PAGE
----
From the BlogSubscribe Now

Food and History in New York City’s Chinatown

One of the perks of living in a city the size of New York is the diversity it offers, not only in things to do but also in culinary offerings. Food from almost every nation is represented here.

Last weekend, my friend Joan and I joined Ahoy New York for their Food Tasting and Cultural Walking Tour of Chinatown and Little Italy. We started in Little Italy and ended the tour in Chinatown. 

New York City’s Chinatown is a bustling neighborhood that is home to the largest population of Chinese outside of China – approximately 100,000. The neighborhood now occupies an area of about 2 miles stretching south roughly to Chambers Street, east to the Lower East Side, north to Little Italy and west to Broadway/Tribeca.

A Short History of Chinatown

In the mid-1800s, Chinese immigrants, men mostly, headed west to California, Gold Mountain as they called it, lured by dreams of striking it rich. Instead of gold, they found limited opportunities for work. Their dreams evaporated and with no money to return home or to send for their families their dreams they moved east.

Arriving in New York City, these former residents of Canton, settled in the area around Mott, Pell and Doyers Streets and worked as cooks and launderers, jobs usually done by women. They brought their language, culture and culinary traditions like dim sum, bite-sized foods served steamed or fried. Dim Sum has its origins in the famous Silk Road when tea houses opened to accommodate weary travelers.

Food and History in NYC's Chinatown

Liz pointing out pastries in a store on Mott Street

Our first stop was Pongrsi Thai Restaurant on Bayard Street, the oldest family-run and operated Thai restaurant in New York City. Started by Khun Pongrsi and her husband Khun Prasit Tangchakkrachai, Pongrsi has been serving authentic Thai food in the same place since 1972. It is credited with popularizing Thai food in the city.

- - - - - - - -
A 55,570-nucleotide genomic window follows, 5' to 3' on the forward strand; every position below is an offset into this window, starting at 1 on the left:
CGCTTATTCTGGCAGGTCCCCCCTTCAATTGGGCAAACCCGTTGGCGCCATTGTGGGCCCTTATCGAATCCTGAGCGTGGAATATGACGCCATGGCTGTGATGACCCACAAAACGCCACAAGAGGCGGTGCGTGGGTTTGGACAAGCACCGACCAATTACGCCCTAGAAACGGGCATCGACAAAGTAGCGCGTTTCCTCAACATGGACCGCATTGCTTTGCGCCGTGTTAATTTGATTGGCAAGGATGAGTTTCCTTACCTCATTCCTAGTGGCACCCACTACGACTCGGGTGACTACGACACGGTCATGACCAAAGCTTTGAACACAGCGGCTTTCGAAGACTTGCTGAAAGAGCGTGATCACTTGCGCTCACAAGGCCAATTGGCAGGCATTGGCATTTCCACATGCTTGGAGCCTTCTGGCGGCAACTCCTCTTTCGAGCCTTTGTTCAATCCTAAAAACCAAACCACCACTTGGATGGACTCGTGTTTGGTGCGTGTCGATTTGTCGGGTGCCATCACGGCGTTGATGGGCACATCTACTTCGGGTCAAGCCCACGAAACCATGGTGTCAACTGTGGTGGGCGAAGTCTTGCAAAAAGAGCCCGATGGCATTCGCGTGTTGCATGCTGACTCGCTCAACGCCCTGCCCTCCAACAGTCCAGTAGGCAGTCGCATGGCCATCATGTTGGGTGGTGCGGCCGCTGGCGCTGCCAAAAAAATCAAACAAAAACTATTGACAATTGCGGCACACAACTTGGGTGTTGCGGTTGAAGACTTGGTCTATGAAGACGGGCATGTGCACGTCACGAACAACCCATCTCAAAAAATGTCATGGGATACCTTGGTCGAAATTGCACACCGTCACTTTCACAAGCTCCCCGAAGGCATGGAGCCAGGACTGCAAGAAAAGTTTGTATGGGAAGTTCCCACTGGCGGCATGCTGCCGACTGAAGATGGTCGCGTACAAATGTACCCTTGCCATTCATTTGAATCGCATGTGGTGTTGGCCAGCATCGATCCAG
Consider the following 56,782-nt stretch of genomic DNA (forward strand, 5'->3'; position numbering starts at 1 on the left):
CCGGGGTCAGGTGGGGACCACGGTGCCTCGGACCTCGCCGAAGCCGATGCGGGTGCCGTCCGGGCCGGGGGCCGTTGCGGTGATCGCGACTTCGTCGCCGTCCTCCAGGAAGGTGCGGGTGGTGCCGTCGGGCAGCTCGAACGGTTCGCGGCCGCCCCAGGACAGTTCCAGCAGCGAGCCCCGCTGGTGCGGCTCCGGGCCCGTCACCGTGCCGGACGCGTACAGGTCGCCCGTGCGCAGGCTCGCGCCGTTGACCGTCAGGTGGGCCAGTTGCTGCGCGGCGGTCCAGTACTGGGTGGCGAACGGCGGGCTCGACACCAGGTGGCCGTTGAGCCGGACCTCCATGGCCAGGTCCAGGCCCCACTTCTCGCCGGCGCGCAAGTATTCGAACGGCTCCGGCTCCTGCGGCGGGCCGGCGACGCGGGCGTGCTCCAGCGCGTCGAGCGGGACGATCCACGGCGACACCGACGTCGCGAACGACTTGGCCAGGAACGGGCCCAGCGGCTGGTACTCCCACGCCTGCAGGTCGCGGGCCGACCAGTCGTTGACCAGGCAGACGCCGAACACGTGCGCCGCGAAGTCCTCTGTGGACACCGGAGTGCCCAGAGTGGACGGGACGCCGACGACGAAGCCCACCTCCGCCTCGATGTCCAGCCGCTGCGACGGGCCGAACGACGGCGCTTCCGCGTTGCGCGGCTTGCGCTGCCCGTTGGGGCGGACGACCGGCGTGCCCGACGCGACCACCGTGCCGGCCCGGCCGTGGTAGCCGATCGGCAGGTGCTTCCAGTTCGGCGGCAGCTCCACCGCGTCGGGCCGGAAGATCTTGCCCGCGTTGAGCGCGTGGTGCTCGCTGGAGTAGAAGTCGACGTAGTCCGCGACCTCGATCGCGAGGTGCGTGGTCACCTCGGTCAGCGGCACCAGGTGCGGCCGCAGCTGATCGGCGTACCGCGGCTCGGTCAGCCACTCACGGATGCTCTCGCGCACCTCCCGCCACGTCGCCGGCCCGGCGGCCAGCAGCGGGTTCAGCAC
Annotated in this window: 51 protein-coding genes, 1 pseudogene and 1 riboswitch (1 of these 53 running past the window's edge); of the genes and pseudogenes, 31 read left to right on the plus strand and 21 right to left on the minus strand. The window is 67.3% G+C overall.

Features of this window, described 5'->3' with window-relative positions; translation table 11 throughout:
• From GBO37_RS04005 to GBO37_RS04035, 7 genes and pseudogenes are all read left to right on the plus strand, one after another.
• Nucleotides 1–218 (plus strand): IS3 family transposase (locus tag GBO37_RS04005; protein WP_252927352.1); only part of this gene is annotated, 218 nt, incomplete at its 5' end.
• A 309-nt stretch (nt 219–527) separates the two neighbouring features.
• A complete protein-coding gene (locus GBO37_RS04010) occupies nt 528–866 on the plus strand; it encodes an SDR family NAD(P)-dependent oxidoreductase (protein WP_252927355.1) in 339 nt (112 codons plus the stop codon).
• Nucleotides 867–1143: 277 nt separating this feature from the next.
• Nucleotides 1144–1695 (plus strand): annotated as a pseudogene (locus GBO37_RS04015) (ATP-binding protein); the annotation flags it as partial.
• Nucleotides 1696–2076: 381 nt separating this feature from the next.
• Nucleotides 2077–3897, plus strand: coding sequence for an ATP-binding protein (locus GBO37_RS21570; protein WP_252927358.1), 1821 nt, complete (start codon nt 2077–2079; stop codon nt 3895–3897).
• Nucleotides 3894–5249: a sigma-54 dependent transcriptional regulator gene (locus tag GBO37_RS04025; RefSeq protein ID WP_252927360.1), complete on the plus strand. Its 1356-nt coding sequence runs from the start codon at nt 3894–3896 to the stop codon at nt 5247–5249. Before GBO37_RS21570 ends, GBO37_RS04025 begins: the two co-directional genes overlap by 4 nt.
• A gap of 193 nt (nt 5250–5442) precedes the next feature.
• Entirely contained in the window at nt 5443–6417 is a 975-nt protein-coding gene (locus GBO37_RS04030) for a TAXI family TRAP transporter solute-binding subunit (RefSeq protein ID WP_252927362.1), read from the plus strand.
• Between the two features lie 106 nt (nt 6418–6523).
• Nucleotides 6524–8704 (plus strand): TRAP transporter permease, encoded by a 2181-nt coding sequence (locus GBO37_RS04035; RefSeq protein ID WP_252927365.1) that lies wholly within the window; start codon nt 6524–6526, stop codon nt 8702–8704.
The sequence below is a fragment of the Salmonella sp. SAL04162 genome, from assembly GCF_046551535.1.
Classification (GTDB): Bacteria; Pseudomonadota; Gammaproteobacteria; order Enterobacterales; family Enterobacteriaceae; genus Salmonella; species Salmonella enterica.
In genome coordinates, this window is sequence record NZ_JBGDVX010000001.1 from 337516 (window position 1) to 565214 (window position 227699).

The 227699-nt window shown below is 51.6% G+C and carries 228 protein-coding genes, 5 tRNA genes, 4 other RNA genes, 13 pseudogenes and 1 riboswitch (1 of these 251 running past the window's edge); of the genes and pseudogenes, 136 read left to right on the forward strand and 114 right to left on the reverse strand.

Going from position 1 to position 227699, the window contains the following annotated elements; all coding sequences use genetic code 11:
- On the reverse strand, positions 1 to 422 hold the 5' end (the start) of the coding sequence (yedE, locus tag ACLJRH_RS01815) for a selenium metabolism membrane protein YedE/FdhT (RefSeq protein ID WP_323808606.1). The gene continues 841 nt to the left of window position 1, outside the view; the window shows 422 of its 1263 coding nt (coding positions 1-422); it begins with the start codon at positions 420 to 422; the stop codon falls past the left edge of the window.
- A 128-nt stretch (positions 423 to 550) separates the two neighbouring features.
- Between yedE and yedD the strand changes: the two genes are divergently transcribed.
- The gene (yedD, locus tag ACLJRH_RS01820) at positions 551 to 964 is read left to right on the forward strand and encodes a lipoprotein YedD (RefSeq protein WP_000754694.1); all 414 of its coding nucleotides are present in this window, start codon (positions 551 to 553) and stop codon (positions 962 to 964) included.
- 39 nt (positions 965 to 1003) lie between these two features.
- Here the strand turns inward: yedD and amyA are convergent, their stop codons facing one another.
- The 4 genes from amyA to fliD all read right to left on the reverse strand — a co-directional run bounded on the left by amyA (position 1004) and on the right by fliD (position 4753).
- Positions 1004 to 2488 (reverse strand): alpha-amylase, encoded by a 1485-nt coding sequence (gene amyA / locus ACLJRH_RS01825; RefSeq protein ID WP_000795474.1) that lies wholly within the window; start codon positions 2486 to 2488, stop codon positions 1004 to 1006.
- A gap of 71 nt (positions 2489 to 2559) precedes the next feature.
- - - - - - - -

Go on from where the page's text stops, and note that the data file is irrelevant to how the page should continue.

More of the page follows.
After walking around for the better part of the morning, the chance to sit and enjoy the meal was quite welcome. We sampled Orange Chicken, Chicken Pra Ramm (peanut sauce/curry dish) and a Pad See Ew.

My favorite, the Orange Chicken, was unlike any I’ve had. The orange was subtle enough to provide a delicious balance to the chicken. By the time the plate got to me, though, only a few pieces were left – it was that good. I really love Thai food so you can bet I’ll be back to Pongsri very soon.

Leaving Pongsri, we walked through Columbus Park, and made a brief stop on Mulberry in the Five Points section of Lower Manhattan. You might remember Five Points, that notorious section of the city that was the setting for the movie, [simpleazon-link asin=”B004SIP7TE” locale=”us”]Gangs Of New York[/simpleazon-link].

Five Points got its name from the five-pointed intersection created by Orange now Baxter Street, Cross now Mosco Street, Anthony now Worth Street and Little Water Street, which or no longer exists. Today, that part of Mulberry Street is lined with funeral homes that serve the community.

Soon we arrive at Tasty Dumpling, 54 Mulberry, for our first Chinese tasting. Can you guess what we sampled at Tasty Dumpling? Why, dumplings, of course!

Tasty Dumpling’s dumplings get rated consistently as the best dumplings in Chinatown – and at 5 for $1.25, are a tasty bargain. That probably explains why nearly all the tables in this small eatery were occupied when we arrived so we crowded into the only free space – at the left of the counter.

A woman was at the stove loading freshly made dumplings into a huge steamer while in the back two others were adding the filling to the dough.

Our dumplings were still warm when they arrived. Liz added a soy-white vinegar sauce and passed them around. The wrapper was nice and firm and so translucent I could see the filling, and when I took a bite, it was moist and tasty, the dipping sauce adding a nice kick.

Leaving Tasty Dumpling, we crossed over to Mott Street then to Doyers to Nom Wah Tea Parlor, our last stop on the tour. Nom Wah, the oldest dim sum restaurant in Chinatown has been around and on the same block of Doyers Street since the 1920s.

The Choy family owned the restaurant until they sold it in 1974 to Wally Tang, a longtime employee. Mr. Tang started working at Nom Wah in the 1950s when he was 16 and began managing it when he was 20.